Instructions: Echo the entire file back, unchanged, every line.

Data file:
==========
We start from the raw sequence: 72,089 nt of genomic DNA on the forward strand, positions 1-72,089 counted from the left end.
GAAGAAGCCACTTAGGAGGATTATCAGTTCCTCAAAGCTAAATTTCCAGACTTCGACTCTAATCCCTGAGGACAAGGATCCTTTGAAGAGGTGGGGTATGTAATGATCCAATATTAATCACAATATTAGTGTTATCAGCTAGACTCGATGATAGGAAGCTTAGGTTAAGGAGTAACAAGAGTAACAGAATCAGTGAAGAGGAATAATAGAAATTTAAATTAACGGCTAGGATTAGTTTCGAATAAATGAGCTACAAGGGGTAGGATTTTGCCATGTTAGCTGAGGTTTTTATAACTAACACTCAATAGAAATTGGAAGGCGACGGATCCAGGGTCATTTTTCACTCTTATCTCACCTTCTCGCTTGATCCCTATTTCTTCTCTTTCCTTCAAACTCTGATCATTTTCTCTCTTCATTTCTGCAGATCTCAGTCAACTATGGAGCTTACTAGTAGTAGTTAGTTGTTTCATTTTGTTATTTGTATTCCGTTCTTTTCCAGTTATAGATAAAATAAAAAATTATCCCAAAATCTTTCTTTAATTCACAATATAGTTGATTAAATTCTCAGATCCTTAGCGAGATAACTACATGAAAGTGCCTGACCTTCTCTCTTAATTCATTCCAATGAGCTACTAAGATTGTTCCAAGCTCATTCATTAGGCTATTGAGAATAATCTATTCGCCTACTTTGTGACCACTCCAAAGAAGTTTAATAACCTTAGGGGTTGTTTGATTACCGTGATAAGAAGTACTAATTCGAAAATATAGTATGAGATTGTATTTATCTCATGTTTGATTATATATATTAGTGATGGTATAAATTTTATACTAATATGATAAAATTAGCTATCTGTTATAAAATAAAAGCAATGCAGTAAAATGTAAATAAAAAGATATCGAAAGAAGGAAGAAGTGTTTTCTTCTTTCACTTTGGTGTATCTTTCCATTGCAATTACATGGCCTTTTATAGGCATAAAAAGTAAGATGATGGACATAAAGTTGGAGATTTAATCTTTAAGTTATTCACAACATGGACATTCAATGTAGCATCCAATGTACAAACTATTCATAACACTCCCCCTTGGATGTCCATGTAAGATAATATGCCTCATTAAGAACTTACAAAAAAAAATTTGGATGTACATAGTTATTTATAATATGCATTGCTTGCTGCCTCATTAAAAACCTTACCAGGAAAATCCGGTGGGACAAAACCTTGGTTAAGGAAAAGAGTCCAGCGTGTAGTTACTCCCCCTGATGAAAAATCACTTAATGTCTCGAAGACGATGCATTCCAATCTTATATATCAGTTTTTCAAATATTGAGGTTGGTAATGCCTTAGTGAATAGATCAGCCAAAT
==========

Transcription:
We start from the raw sequence: 72,089 nt of genomic DNA on the forward strand, positions 1-72,089 counted from the left end.
GAAGAAGCCACTTAGGAGGATTATCAGTTCCTCAAAGCTAAATTTCCAGACTTCGACTCTAATCCCTGAGGACAAGGATCCTTTGAAGAGGTGGGGTATGTAATGATCCAATATTAATCACAATATTAGTGTTATCAGCTAGACTCGATGATAGGAAGCTTAGGTTAAGGAGTAACAAGAGTAACAGAATCAGTGAAGAGGAATAATAGAAATTTAAATTAACGGCTAGGATTAGTTTCGAATAAATGAGCTACAAGGGGTAGGATTTTGCCATGTTAGCTGAGGTTTTTATAACTAACACTCAATAGAAATTGGAAGGCGACGGATCCAGGGTCATTTTTCACTCTTATCTCACCTTCTCGCTTGATCCCTATTTCTTCTCTTTCCTTCAAACTCTGATCATTTTCTCTCTTCATTTCTGCAGATCTCAGTCAACTATGGAGCTTACTAGTAGTAGTTAGTTGTTTCATTTTGTTATTTGTATTCCGTTCTTTTCCAGTTATAGATAAAATAAAAAATTATCCCAAAATCTTTCTTTAATTCACAATATAGTTGATTAAATTCTCAGATCCTTAGCGAGATAACTACATGAAAGTGCCTGACCTTCTCTCTTAATTCATTCCAATGAGCTACTAAGATTGTTCCAAGCTCATTCATTAGGCTATTGAGAATAATCTATTCGCCTACTTTGTGACCACTCCAAAGAAGTTTAATAACCTTAGGGGTTGTTTGATTACCGTGATAAGAAGTACTAATTCGAAAATATAGTATGAGATTGTATTTATCTCATGTTTGATTATATATATTAGTGATGGTATAAATTTTATACTAATATGATAAAATTAGCTATCTGTTATAAAATAAAAGCAATGCAGTAAAATGTAAATAAAAAGATATCGAAAGAAGGAAGAAGTGTTTTCTTCTTTCACTTTGGTGTATCTTTCCATTGCAATTACATGGCCTTTTATAGGCATAAAAAGTAAGATGATGGACATAAAGTTGGAGATTTAATCTTTAAGTTATTCACAACATGGACATTCAATGTAGCATCCAATGTACAAACTATTCATAACACTCCCCCTTGGATGTCCATGTAAGATAATATGCCTCATTAAGAACTTACAAAAAAAAATTTGGATGTACATAGTTATTTATAATATGCATTGCTTGCTGCCTCATTAAAAACCTTACCAGGAAAATCCGGTGGGACAAAACCTTGGTTAAGGAAAAGAGTCCAGCGTGTAGTTACTCCCCCTGATGAAAAATCACTTAATGTCTCGAAGACGATGCATTCCAATCTTATATATCAGTTTTTCAAATATTGAGGTTGGTAATGCCTTAGTGAATAGATCAGCCAAAT